Imagine you’re making cupcakes. You wouldn’t bake one at time—instead, you’d use a tin that allows you to bake a dozen at a time.
A PMO is like that tin. It streamlines project delivery by setting a consistent approach from the get-go. And this enables organizations to increase their maturity to a point where they can manage projects in a consistent way. Plus, because you’ve got multiple projects on the go rather than just one, you can take your learning to the next level—you can tweak your projects, and build flexibility into them, adding frosting or sprinkles where you see fit.
The challenges of the PMO
You want to deliver projects on time. And you want them to be high quality every time. Enter the PMO.
But it’s not a magic wand that will vanish your problems overnight. You might still face some of the following challenges:
- Lack of buy-in. If you don’t have stakeholder buy-in, it will be difficult to get the right resources or meet expected project outcomes.
- Poor project planning. If you don’t plan projects well, you might set unrealistic schedules or have skills gaps and project conflicts.
- Scope creep. Without knowing the proper requirements of a project, it can become a freewheeling nightmare. And, if stakeholders don’t get their say at the start, they’re more likely to want to make changes later on.
- Unforeseen costs. As changes happen due to a lack of planning and buy-in, your projects will incur new costs that could make you go over budget.
- Resource management issues. This is one of the biggest problems in project management. When you can’t allocate resources or capacity plan accurately, your projects will be understaffed and underskilled.
- No project oversight. You might not have the visibility to know if teams are reaching milestones and meeting deadlines. And if you can’t track your resource allocation, you won’t be able to address skills gaps.
How to resolve project management challenges
No, a PMO may not be a silver bullet to project management challenges. But, when you build a PMO you can gradually overcome them as you pursue better project maturity.
The key is to create and standardize processes for every project eventuality. To get you started, we’ve come up with a few solutions.
Problem: Lack of buy-in
Solution: Create a project charter. This is a succinct overview of your project objectives, scope, and responsibilities. It’s vital if you want to plan projects effectively and get buy-in from stakeholders, and will allow you to switch gears in good time if necessary.
A PMO can provide templates of project charters, and these will have evolved over time so they match your company’s style. So, project managers will have a good basis to work on and adjust to meet their specific project needs, without having to start from scratch.
Solution: Communicate regularly with stakeholders. This is where a PMO can really help, as it will teach project managers how to identify stakeholders and how to communicate with them. This will then enable them to keep stakeholders informed on how projects are progressing and loop them in when you reach project milestones. They should also gather feedback through regular standups so you can better align the project outcomes to stakeholder objectives.
Problem: Poor project planning
Solution: Set clear objectives. Teach project managers to set clear objectives, and build project templates in a format that will help clarify your objectives.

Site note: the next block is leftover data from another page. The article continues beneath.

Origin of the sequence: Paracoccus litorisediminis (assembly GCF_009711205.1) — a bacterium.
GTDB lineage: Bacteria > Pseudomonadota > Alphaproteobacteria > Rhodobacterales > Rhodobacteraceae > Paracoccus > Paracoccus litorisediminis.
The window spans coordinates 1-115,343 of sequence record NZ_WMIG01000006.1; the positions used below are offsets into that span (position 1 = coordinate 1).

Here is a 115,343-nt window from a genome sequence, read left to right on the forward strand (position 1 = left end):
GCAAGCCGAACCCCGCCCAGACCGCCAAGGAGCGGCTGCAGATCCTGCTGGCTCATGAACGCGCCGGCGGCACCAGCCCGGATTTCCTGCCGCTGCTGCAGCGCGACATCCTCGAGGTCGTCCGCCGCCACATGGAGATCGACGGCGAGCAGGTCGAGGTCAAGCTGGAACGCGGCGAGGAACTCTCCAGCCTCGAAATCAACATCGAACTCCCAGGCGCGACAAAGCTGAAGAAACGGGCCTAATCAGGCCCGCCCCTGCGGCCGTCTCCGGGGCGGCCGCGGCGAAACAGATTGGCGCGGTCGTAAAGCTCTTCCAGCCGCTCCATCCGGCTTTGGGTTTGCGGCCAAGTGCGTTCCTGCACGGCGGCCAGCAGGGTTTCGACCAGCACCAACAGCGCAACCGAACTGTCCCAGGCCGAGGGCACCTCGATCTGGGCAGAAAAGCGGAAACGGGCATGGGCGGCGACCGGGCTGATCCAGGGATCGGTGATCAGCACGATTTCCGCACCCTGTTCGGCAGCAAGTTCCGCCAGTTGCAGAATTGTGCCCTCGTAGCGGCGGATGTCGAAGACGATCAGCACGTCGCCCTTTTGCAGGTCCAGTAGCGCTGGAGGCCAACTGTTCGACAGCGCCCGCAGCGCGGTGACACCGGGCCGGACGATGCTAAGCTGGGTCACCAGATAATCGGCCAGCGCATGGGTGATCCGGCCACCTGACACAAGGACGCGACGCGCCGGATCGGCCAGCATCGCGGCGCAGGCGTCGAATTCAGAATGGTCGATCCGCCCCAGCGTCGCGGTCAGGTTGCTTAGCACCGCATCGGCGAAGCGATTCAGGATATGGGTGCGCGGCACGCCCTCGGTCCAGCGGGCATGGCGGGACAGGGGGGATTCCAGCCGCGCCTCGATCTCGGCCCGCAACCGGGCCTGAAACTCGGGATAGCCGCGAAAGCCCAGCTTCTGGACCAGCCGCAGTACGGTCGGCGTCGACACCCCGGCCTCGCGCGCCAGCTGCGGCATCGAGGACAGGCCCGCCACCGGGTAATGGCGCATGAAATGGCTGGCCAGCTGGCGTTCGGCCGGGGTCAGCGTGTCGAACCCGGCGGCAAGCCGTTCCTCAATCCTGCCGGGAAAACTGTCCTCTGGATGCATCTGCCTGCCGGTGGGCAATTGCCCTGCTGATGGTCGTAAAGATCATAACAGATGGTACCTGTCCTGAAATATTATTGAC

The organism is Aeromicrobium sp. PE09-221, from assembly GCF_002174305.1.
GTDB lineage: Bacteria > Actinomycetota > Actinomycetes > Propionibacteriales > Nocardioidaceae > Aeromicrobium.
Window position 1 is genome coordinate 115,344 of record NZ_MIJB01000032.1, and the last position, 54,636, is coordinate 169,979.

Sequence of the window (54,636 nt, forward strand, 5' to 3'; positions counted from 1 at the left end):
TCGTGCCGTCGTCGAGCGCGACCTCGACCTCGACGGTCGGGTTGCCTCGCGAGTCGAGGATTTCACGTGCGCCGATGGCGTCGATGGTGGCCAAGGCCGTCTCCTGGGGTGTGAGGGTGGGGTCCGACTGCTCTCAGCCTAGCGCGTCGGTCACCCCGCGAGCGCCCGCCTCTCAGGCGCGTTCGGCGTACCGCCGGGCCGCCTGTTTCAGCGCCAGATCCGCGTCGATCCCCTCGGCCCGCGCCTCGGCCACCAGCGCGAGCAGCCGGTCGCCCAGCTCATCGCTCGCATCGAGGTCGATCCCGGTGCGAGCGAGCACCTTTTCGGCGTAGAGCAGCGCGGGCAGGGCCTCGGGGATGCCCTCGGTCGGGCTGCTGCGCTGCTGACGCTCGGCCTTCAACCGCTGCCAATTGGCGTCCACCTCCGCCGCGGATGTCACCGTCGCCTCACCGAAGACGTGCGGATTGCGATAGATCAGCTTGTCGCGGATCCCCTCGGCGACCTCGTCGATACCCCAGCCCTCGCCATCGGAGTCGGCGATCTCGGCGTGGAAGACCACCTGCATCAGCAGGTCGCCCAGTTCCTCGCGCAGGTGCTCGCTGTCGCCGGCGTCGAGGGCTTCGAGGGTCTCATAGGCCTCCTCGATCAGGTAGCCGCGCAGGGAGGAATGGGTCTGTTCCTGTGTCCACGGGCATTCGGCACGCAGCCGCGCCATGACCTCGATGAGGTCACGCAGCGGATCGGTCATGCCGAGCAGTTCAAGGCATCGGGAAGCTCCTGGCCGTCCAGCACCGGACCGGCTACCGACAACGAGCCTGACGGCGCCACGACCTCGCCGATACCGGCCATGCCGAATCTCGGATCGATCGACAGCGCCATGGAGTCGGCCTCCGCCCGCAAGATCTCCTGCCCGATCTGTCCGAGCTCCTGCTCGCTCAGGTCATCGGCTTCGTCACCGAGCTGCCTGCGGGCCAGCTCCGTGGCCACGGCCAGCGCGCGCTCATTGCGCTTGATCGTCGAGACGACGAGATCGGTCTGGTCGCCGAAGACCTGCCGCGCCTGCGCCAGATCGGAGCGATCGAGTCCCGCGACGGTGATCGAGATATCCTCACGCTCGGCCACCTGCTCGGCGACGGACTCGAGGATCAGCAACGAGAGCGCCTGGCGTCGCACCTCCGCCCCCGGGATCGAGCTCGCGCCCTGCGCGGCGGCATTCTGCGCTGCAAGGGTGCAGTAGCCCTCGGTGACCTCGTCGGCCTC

Take your deliverables as an example. You might need a business case template that really surfaces the underlying assumptions of the project. As such, you’ll want to spend more time on what will drive the projected ROI of the project.
Solution: Encourage transparency. Share schedules with department leads and stakeholders so that there are no project conflicts. Establish clear procurement processes so project leads know average delivery times from suppliers, as well as who to contact within their organization for expedited deliveries. The PMO can implement processes and tools that share information across departments and stakeholders. It will also encourage the exchange of information through “Communities of Practices”.
Problems: Scope creep and unforeseen costs
Solution: Evolve tried-and-tested estimation techniques. Implement the use of templates that look at projects comprehensively. And keep an eagle eye on reporting, while teaching your project managers how to better estimate both scope and budgets.
Problems: Resource management issues and no project oversight
Solution: Consolidate your project data. A single source of truth will ensure everyone in your PMO can easily access data. This includes important information such as the projects team members are already allocated to, and what skills they bring to the table. It will also enable you to view project statuses, work plans, approvals, and milestones in one place.
A case study
Take Ford as an example. The company stored data in scattered locations, which made it difficult to manage their technology and innovation projects. By consolidating their data, they could extract project information in real-time and update project changes instantly.
This single source of truth benefits Ford’s project management and business strategy processes. They can use the visual tools included in their project management tool to identify their areas of strength—and their weaknesses. This means they can shift their resources to better meet their objectives.
Any organization keen to improve its project management maturity shouldn’t just think of the project at hand, but the next project, and the one after that. Knowing what you want to achieve down the line will inform your processes and structure. So, you can overcome challenges within your projects and reach your organization’s strategic goals.